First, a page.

So that you can boot the new system you must install a bootloader onto your USB stick. You have many options for this, but here I will just run through lilo and syslinux.

lilo Bootloader Configuration

Emerge lilo.

root #emerge sys-boot/lilo

Edit etc/lilo.conf so that it has the correct information in it now.

These settings are very important and will be discussed line by line. If you get this wrong you might break your current Linux installation.
FILE /etc/lilo.conf Configure lilo.conf
boot=/dev/sdb              # The location of your USB Stick
lba32                      # use lba32 addressing (ignore)
compact                    # boot quickly by loading lots of blocks
                           # remove if you have problems booting
prompt                     # Prompt for user input
timeout=20                 # Time to wait before default selection
default="Gentoo-352"       # Default selection after timeout
	append="real_root=LABEL=GENTOO_USB_ROOT scandelay=5"

The lines after image are all easy but the append line contains some interesting options. REAL_ROOT=LABEL=GENTOO_USB_ROOT will use the label of the disk instead of /dev/sdb2 which is important because these device numbers move around depending on the number of hard disks in the computer or number of USB disk drives. Also important for USB booting is the scandelay, as USB devices need a little time to be detected by the kernel; that is what this option is for. When you have lots of modules booting takes a long time so it probably does not matter, but if you have only a few it is important, because the system could have booted before the kernel detects the USB device. Also, on newer machines with USB3 controllers you will need the xhci_hcd driver (built into the kernel or as a module).

root #lilo
gentoohost boot # lilo
Warning: /dev/sdb is not on the first disk
Warning: The initial RAM disk is too big to fit between the kernel and
   the 15M-16M memory hole.  It will be loaded in the highest memory as
   though the configuration file specified "large-memory" and it will
   be assumed that the BIOS supports memory moves above 16M.
Added Gentoo-352 ? *
2 warnings were issued.

The first warning is to be expected as we are not installing the boot loader onto the hard disk in your computer. The second warning will only cause a problem on machines that are old, if it is a problem for you try cutting down the kernel by removing modules.

syslinux Bootloader Configuration

syslinux works with ext{2,3,4}, btrfs, ntfs and fat filesystems.
root #emerge syslinux

Put the boot sector onto your USB stick.

root #dd bs=440 count=1 conv=notrunc if=/usr/share/syslinux/mbr.bin of=/dev/sdb

Now to configure the bootloader, to do this we use a text editor:

root #mkdir /boot/syslinux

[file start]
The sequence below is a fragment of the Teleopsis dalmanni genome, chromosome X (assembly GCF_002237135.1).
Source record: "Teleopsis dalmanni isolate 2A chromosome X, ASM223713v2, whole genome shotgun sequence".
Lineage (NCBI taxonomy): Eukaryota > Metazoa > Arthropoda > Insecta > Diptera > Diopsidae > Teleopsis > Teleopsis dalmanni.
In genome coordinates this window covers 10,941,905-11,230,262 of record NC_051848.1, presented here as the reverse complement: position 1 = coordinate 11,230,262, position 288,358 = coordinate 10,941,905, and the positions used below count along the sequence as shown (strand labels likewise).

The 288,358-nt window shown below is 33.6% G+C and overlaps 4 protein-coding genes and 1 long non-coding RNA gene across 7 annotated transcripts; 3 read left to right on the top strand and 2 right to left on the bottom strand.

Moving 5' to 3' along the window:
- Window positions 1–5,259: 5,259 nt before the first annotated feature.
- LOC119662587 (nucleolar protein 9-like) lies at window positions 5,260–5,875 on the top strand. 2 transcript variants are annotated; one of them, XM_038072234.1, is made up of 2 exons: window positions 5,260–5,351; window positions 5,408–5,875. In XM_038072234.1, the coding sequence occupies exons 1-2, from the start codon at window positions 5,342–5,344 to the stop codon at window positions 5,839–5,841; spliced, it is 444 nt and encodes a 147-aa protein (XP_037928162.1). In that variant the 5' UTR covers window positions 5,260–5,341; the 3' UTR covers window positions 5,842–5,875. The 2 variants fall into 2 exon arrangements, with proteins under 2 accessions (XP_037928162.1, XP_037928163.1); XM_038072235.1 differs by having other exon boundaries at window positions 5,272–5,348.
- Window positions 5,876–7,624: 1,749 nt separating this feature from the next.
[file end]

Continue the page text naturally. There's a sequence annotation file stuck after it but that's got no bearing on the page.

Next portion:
FILE /boot/syslinux/syslinux.cfg
DEFAULT gentoo
LABEL gentoo
        LINUX ../kernel-genkernel-x86_64-3.5.2-gentoo
        APPEND root=LABEL=GENTOO_USB_ROOT scandelay=3 ro
        INITRD ../initramfs-genkernel-x86_64-3.5.2-gentoo
The "ro" in the above APPEND line will cause the root partition to be mounted read-only. If you want (read-write) to be able to make changes to the system while booted from the USB stick, replace "ro" with "rw".

Then to install syslinux onto your USB stick, device is not absolutely necessary but will throw an error if you make a mistake (not that we ever make mistakes ;-) ).

root #extlinux --device /dev/sdb1 --install /boot/syslinux

fstab Configuration

FILE /etc/fstab Configure your fstab to work with labels
LABEL=GENTOO_USB_BOOT   /boot           ext2            noauto,noatime  1 2
LABEL=GENTOO_USB_ROOT   /               ext2            noatime         0 1
/dev/SWAP               none            swap            sw              0 0
/dev/cdrom              /mnt/cdrom      auto            noauto,ro       0 0
/dev/fd0                /mnt/floppy     auto            noauto          0 0

Set the password for the root user and that is it. Exit the chroot environment and unmount all the mounts you made before going into it.

Setting the root password

The stage3 tarball we used comes with a password... I don't now what that password is and you should change it anyway, before leaving your chroot make sure to set it to something you know so that you can login to your new system.

root #passwd

Locale and other configurations

The locale configuration is left up to you, it is quite easy and covered in the handbook. But don't skip this step!

Little tips

Although you can use the system we just made as a standard Gentoo system, if you are using a USB stick rather than a hard drive it might be worthwhile compiling binary packages on a host and then installing then pulling them on in binary form... or if you have enough memory just mount /var/tmp to a tmpfs, as compilation will be quicker that way anyway!

That is all

You should now be able to boot your shiny new Gentoo system from the USB drive.

Although an amd64 system was used here to do this, it will work just the same way for a 32-bit x86 machine.